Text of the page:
Detailed specification continued:
| Wing area
|| 56.1 dm2
|| 6 sq.ft|
| Wing loading
|| 103.4 gr/dm2
|| 33.7 oz/sq.ft |
6 channels, 8 servos (throttle, rudder,
elevator, 2 aileron, 2 flaps, retract)
| Engine Brushless (elektro)
|| Instruction Manual|
| Manufacturers website
Factory painted in authentic German paint scheme, and pre-applied decals, covered with clear coat.
Functional flaps. Factory installed pushrod guide tubes.
All hardware included (screws, rods, fuel tanks etc...)
Epoxy resin fiberglass fuselage, built up wings, covered with solartex fabric and finished with a flat paint scheme, decals pre-applied and clear coated!Fiberglass fuse and balsa built -up wing. Wing Covering Material: Covering, painted, decals applied and clear coated. The aircraft has a beautiful flat, non-glossy finish. This is superior to glossy covering materials. The covering material is a brand name covering which has a special paint adherant layer. The covering goes on clear, and is then primed and painted, then clearcoated.
Hardware package and illustrated instruction manual included.
SLR Retract system: including alloy wheels, oleo struts etc. Incorporate all of the latest design improvements.
The Focke Wulf FW-190 entered in service in 1941, and quickly became one the finest fighter aircraft of its time. More than 20 000 saw service in WWII, and it was still rolling off the production lines until the very last days of the war. As it was deployed to frontline units in early 1941, the allies were completely unaware of the Luftwaffe's new aircraft, and pilots reporting contact with the FW-190 were chalked up as engagements with Curtiss P-36 Mohawks, which the Luftwaffe had captured from the French. The british quickly realized the error as the FW-190 completely outclassed the Spitfire Mk. V's in every meaningful category except turning radius. As the FW-190 began to reclaim air superiority over the channel from the RAF, the british planned a raid across the channel by commandos to try and snatch an FW-190 for evaluation. This was scrapped after Armin Faber from Jagdgeschwader 2 accidentally landed at a british airfield.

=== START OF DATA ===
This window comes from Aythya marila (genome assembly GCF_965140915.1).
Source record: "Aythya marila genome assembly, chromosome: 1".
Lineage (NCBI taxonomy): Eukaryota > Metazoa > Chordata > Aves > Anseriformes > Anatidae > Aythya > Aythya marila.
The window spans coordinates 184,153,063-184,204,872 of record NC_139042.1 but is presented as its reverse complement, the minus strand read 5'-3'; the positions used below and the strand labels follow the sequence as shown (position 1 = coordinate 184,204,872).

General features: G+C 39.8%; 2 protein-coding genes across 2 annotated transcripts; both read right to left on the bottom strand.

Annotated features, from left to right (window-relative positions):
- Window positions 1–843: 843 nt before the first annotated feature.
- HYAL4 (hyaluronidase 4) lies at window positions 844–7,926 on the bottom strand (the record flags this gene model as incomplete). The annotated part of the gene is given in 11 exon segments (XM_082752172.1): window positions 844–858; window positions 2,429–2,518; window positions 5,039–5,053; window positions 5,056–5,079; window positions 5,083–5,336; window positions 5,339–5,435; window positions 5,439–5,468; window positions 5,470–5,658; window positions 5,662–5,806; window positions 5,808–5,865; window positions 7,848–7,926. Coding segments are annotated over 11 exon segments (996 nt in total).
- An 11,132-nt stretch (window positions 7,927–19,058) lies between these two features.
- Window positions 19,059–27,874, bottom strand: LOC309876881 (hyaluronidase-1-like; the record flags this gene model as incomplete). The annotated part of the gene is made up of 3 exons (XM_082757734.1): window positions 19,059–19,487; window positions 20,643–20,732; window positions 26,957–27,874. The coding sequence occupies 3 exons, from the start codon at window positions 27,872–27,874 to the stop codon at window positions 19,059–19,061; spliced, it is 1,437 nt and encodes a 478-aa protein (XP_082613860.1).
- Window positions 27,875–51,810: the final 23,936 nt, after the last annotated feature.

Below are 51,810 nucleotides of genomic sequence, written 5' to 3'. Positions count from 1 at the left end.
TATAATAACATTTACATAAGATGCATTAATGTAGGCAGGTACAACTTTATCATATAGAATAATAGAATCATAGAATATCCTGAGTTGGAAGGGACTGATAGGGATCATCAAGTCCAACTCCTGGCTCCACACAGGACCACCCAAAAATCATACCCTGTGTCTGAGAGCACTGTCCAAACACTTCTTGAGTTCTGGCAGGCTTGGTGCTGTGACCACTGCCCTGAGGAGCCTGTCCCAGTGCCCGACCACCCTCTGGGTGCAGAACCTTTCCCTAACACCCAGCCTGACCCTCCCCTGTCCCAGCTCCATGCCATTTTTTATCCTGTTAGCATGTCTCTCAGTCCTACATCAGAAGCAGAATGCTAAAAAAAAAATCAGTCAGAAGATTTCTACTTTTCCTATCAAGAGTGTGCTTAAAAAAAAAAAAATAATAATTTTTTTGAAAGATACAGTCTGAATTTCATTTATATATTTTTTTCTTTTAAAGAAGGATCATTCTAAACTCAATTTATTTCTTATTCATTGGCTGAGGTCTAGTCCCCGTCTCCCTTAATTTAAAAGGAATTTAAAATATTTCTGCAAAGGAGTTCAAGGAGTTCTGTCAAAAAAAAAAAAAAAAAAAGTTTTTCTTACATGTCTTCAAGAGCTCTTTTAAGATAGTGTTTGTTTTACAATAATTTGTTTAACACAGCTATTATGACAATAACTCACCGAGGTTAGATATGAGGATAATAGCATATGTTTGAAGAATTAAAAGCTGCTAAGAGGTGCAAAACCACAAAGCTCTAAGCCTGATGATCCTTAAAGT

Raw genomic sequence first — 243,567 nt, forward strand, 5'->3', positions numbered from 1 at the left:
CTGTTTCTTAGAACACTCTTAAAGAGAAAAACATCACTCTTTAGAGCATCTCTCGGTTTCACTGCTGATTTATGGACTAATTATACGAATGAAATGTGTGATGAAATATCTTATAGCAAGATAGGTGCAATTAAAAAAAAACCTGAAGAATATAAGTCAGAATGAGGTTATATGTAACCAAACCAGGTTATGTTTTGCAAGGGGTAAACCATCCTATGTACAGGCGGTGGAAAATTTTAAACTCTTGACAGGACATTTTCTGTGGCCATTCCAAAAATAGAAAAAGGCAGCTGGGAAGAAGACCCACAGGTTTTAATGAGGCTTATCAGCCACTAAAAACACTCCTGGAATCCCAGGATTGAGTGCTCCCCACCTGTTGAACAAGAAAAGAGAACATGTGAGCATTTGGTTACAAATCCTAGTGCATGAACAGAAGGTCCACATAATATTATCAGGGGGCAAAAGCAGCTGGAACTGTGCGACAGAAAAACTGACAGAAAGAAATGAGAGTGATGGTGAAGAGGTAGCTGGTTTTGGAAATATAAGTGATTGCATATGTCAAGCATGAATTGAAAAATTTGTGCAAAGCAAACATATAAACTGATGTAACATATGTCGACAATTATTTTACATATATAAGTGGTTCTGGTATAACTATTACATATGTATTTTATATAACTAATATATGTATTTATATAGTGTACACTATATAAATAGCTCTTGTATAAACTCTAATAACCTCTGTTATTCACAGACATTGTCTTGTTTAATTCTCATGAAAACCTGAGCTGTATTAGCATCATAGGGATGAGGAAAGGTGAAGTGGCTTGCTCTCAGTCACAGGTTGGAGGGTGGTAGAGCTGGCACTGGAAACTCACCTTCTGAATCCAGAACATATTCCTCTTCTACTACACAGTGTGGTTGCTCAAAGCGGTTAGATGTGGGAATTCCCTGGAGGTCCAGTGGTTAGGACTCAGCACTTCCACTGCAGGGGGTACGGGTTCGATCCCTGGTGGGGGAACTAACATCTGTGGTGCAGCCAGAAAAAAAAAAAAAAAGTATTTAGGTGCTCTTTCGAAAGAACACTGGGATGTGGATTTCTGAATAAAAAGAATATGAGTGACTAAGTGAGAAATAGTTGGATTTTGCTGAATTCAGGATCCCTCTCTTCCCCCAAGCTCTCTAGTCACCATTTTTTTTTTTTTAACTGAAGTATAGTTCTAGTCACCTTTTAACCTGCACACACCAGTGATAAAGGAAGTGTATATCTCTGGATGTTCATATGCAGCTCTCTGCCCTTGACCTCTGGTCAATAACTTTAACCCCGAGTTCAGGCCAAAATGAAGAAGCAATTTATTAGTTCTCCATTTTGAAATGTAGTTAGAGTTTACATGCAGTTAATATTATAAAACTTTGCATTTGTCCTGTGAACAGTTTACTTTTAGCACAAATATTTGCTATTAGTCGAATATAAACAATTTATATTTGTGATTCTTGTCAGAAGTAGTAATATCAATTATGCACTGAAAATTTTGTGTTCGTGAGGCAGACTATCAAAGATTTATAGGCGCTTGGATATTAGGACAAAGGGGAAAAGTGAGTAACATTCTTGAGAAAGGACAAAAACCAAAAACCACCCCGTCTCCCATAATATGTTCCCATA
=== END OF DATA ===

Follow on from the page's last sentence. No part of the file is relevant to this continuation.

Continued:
Information gleaned from the capture was a direct influence on the Hawker Tempest II design, and also forced the rapid development of the more powerful Spitfire Mk. IX.
In the first mass engagement, FW-190's engaged allied air assets performing CAP to the Dieppe landings. The RAF committed over 300 aircraft, mostly Spitfire mk.V's, along with six squadrons of Mk. IX's, and some Mustangs and Typhoons. The 125 FW-190's of JG2 & JG 26 inflicted 106 kills of allied aircraft for the loss of 25.
The FW-190 went on to see service in all theaters, and saw many aces behind the controls. Otto Kittel (267 kills) and W Nowotny (255 kills) both number in the highest scoring aces of all time. The FW-190 remains one of the most interesting and beautiful aircraft of its era.
The aircraft is painted in the scheme of Jagdgeschwader 1 (JG 1) Oesau which saw significant combat over France and the Netherlands, as flown by Feldwebel Alfred Bindseil. He was credited with 5 kills before being shot down by a combined force of Spitfires and P-47 Thunderbolts on July 20th, 1944.